Facebook's critics 'unrealistic', says US privacy law expert

Demands 'commercially impossible' to enact


The expectations and demands of privacy activists are unrealistic and uncommercial, according to one of America's top privacy law academics. Lobbyists for privacy rights should be more pragmatic and cooperate with companies, he said.

Privacy advocates this week wrote to social networking giant Facebook in the latest of a long line of criticisms of its privacy policies. The Electronic Frontier Foundation (EFF), the ACLU of Northern California, and the Center for Democracy and Technology (CDT) complained in an open letter (pdf) to the company that it did not do enough to protect the personal information people post to the site.

Such demands will never be successful, though, because they run so counter to the business interests of companies, Chris Jay Hoofnagle told podcast OUT-LAW Radio. Hoofnagle was speaking before that letter was made public.

Hoofnagle is director of the Berkeley Center for Law and Technology's information privacy programs and senior fellow to the Samuelson Law, Technology & Public Policy Clinic.

"The privacy advocates have been less than pragmatic on these issues and they're calling for interventions that I don't think will protect privacy," he said, speaking of criticisms expressed by various organisations in recent months. "[They also] might be commercially impossible to put into play."

The privacy groups this week urged Facebook to make many of its features opt-in only, so that users had to actively choose them.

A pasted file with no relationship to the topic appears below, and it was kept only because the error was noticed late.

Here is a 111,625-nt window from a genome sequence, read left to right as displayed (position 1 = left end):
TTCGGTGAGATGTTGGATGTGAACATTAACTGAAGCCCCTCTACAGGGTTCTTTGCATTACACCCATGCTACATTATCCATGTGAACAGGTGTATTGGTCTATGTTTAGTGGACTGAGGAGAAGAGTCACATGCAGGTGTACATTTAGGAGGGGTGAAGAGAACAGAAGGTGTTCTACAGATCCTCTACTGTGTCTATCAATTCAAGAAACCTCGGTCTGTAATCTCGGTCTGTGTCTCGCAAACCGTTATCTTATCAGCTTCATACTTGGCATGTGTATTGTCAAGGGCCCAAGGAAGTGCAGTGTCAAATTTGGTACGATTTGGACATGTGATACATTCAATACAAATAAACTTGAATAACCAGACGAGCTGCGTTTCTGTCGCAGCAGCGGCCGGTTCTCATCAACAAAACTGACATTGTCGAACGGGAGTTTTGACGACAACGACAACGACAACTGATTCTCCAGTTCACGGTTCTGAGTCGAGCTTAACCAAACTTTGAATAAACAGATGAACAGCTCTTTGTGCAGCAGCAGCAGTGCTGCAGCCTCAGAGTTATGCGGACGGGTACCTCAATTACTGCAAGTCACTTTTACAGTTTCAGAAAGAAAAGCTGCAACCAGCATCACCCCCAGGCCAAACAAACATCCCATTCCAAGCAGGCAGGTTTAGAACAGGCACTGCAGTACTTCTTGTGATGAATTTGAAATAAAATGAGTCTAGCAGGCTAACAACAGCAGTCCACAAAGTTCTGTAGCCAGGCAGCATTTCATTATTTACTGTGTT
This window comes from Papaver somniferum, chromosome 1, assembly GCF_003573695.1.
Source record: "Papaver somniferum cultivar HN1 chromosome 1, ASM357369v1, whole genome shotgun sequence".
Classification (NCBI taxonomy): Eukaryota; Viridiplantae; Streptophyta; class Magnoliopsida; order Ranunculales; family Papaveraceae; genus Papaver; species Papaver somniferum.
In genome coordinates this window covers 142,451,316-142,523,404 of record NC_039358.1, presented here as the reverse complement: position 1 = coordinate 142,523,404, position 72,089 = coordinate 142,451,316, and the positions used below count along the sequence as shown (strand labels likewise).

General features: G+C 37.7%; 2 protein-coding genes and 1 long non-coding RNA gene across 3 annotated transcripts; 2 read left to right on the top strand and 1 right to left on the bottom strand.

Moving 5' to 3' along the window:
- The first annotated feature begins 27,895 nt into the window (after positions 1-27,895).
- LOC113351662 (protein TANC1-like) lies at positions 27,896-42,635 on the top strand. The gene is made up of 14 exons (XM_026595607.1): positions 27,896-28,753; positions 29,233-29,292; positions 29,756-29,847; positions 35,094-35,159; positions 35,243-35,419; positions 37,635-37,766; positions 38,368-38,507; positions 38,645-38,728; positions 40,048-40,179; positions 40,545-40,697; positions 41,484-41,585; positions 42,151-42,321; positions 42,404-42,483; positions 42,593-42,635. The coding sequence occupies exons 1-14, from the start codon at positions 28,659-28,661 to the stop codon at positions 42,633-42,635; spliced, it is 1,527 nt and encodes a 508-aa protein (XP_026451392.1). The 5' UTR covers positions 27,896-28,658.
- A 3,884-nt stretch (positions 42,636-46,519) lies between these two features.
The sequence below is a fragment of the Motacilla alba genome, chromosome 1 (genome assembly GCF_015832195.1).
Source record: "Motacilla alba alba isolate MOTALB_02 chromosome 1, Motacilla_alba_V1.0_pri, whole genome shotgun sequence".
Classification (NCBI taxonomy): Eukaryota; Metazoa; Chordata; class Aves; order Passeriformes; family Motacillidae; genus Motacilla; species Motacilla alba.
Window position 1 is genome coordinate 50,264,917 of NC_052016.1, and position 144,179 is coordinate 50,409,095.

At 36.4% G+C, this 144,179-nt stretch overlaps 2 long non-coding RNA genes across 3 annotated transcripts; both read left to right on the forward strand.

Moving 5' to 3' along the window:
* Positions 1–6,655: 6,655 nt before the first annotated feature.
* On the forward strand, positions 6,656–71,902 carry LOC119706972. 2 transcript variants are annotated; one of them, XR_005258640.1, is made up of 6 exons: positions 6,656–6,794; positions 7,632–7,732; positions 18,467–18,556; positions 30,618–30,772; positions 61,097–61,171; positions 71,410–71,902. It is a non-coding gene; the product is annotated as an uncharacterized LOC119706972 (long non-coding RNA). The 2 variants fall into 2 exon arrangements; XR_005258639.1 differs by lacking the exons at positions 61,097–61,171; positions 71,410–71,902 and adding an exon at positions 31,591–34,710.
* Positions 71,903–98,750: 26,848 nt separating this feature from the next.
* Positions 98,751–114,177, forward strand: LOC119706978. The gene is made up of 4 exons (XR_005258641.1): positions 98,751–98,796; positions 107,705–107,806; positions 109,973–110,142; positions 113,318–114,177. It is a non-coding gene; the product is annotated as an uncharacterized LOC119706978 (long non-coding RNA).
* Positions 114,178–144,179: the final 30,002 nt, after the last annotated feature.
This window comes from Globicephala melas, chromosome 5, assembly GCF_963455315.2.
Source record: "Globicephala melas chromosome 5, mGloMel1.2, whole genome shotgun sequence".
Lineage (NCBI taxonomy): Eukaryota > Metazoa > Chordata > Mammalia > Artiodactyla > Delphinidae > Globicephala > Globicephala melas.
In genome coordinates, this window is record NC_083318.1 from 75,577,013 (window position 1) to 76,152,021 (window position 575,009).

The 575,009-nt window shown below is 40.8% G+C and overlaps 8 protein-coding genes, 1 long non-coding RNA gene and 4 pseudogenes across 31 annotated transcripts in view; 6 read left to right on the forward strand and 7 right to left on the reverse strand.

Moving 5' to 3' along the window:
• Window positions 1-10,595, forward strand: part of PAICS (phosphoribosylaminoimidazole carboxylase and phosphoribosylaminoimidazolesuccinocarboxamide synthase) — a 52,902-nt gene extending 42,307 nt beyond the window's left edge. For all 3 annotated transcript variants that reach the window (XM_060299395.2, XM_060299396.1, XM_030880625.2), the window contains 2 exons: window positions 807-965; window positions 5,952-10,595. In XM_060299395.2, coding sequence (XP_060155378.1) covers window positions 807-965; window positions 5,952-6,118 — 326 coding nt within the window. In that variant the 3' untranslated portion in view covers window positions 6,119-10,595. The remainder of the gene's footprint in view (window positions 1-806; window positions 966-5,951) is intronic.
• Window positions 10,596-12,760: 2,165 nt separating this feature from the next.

"The answer can't be opt in," said Hoofnagle. "Let's say [US consumer regulator] the Federal Trade Commission says we're going to create this opt in rule, companies will simply require people to opt in to see any content."

Hoofnagle has published widely on privacy law and the internet. He told OUT-LAW Radio that the very basis of the action of many privacy advocates is wrong, and that he backs a very simple solution to the privacy problem.

"If I could do anything now I would simply create a ceiling on how long advertising data would be kept, something like three months," he said. "It would cause advertisers to have to compete under that ceiling, whoever could do the best targeting with just three months of data.

"It would eliminate the civil liberties concerns because companies would have to erase the click-stream after a short amount of time. And the other benefit is that it wouldn't require the consumers to do anything," he said.

User data is valuable to website publishers such as Facebook because it allows them to sell more expensive advertising space to companies which will use the gathered data to try to match adverts to users based on their activity and supposed demographic profile.

But Hoofnagle said that advertisers had told regulators in the US that they did not need lots of historic data to make online advertising work.

"The FTC received a lot of testimony in recent years … and behavioural advertisers came forth and said that the most accurate data is the live data, it's the thing you're doing now," he said. "That really indicates your what your purchasing intent is. Historical data isn't as useful.

"A number of advertisers … said that any data that was older than a month was worthless for targetting," he said.

Copyright © 2010, OUT-LAW.com

OUT-LAW.COM is part of international law firm Pinsent Masons.

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